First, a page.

In comparison with cereals, maize as a C4-plant needs relatively less water per kilogramme dry matter. As the main growth however takes place in summer, maize reacts very quickly to a lack of precipitation. This means that one has to pull out all the stops to successfully grow maize on the sandy soils of southern Brandenburg with their low levels of precipitation.
The susceptibility of maize to drought is in principle strongly dependant on the development stage of the plants. Under good growing conditions without drought stress, the dry matter yield of the plant is made up to even parts of cob and the rest of the plant. However, as the cob has a higher quality than the rest of the plant (digestibility, starch concentration, energy concentration), cob formation counts double in term of yield and quality.
Cob formation and the number of kernel rows per cob are already formed in the 4-5 leaf stage (Fig. 1). The number of kernels per kernel row is fixed approx. one to two weeks before flowering during extension of the maize plant and from then on, the environmental influence increases considerably. Under severe drought stress before flowering, the female flowers are delayed and the time from end of tasseling to the appearance of the silks increases. In extreme cases, this can diverge so far that all the pollen of the tassels is already shaken out, before the silks appear. The result is maize with cob formation but without kernel formation.
Heat can also be problematic
Even with sufficient precipitation, the fertility of pollen can be massively reduced at temperatures above 30 °C combined with low relative humidity. High night temperatures result in respiration losses, which lead to lack of assimilates in the freshly fertilised kernels. This can then, in the worst case, be reduced again.
The pollination begins at the base of the cob running to the tip, thus the silks of the kernels of the base of the cob appear before the silks of the tip of the cob. Therefore, the kernel formations at the tip of the cob bear the highest risk of reduction due to lack of assimilates. This explains the typical picture of an unfilled cob tip at harvest in stress years.
Models can be used to determine the stress risk
Besides the absolute amount of precipitation and its distribution, the soil buffer and the usable field capacity (nFK) of the site also play an important role. The nFK is influenced by soil type and effective root space. On bad Brandenburg soils categorised as medium sandy to heavily loamy and with effective root spaces of 30 to 60 cm, there is only an nFK of 25 to 60 mm to be used as a base. In principle: The larger the nFK, the lower the risk of drought stress. When there is actual drought stress for the crop is also dependant on the evaporation rate. The evaporation from the crop is dependant on the soil water content, the crop development stage, air temperature and humidity, wind, etc. The number of actual stress days can be calculated from these parameters using mathematical models. The daily values of the years 2003–2013 (10 years) of the sites Angermünde, Potsdam, Lindenberg and Cottbus were used for the calculation of East Brandenburg (Table 1).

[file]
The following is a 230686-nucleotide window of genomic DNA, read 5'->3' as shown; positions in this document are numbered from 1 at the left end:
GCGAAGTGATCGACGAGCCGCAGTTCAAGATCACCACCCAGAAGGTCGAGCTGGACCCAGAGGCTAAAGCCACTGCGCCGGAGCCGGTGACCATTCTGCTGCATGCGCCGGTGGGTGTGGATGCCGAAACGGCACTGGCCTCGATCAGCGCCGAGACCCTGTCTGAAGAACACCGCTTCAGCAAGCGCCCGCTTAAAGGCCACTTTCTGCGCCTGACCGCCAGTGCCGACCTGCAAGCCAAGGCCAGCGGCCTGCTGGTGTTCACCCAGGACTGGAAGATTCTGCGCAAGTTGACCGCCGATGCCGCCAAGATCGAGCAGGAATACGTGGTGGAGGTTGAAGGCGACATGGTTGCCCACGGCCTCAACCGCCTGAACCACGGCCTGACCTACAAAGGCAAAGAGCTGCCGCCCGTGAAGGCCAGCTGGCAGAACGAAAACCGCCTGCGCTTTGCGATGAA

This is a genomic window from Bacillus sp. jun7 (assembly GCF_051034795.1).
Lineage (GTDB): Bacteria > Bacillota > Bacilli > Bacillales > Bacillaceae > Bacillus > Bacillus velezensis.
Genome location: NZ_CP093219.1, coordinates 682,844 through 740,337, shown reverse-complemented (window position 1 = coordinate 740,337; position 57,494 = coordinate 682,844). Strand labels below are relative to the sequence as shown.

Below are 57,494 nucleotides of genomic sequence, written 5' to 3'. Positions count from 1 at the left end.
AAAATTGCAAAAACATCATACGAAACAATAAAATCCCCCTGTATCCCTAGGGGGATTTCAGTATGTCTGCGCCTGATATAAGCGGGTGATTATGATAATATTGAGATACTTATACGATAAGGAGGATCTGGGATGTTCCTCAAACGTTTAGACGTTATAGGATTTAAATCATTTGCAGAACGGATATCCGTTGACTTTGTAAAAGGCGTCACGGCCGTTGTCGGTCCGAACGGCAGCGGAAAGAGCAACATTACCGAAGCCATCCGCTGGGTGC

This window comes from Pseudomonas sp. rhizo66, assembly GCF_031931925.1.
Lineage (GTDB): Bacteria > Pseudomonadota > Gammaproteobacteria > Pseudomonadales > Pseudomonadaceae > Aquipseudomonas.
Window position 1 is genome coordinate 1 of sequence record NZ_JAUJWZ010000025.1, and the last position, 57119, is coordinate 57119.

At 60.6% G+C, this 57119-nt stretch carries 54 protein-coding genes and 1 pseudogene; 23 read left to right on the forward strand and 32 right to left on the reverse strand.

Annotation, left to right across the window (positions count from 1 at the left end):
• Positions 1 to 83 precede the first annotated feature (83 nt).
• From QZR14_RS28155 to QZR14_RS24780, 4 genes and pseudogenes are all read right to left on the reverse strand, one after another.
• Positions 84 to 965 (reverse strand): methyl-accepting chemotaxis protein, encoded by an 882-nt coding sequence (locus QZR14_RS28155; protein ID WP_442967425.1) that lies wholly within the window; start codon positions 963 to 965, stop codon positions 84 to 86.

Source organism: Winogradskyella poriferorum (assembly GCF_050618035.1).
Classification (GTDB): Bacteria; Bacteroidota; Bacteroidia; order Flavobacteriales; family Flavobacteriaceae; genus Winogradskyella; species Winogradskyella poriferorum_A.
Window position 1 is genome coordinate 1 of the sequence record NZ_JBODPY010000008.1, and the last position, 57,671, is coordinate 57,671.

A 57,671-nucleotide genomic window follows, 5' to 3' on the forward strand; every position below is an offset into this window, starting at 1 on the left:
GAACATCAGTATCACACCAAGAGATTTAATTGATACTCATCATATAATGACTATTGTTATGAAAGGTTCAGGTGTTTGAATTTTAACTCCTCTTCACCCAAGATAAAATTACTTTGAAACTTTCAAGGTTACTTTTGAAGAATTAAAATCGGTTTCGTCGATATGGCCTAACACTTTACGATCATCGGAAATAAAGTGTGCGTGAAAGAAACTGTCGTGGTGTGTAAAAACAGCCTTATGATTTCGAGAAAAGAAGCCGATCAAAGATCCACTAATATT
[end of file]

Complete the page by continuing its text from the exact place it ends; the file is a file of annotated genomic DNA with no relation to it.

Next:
Reducing risk through variety selection
The same is the case for dry leaves: The ripening behaviour of the leaves in tests showed only little influence on the dry matter yield, however, a high content of dry material in maize silage can have a negative effect on the feeding behaviour of the animals. Reliable pollination of the cobs is one of the most important criteria for yield and quality. As the first drought stress often comes early, fast juvenile development is also an advantage in cold conditions (e.g. Sunshinos).
The criteria juvenile development and kernel development of the cobs can be checked with relatively little effort though own variety demonstrations. It is important not to be blinded by visual characteristics such as growth height or leaf position at silage ripeness, as these parameters give no indication whatsoever regarding the possible yield or quality.
Stagger the flowering times - minimise the risk
Even from official testing, it cannot be determined, which ripeness class is first choice for dry sites. For this, the differences in precipitation distribution in the course of the years are too large; sometimes the late varieties are hit particularly hard, sometimes the early varieties.
However, it makes sense to stagger the flowering times over a longer time period, as this way you escape the risk of having the entire crop in a damaging dry phase. Mid-late varieties have a higher temperature demand than earlier varieties; for flowering as well as for ripeness. Therefore, one should really sow early varieties in time and use the later sowing dates for mid-late varieties as you can then rectify flowering and the possible harvest date. This is particularly important during fast ripening of the various varieties caused by dryness and heat.
Therefore, a number of measures are available to considerably mitigate the risk of yield reduction due to drought stress.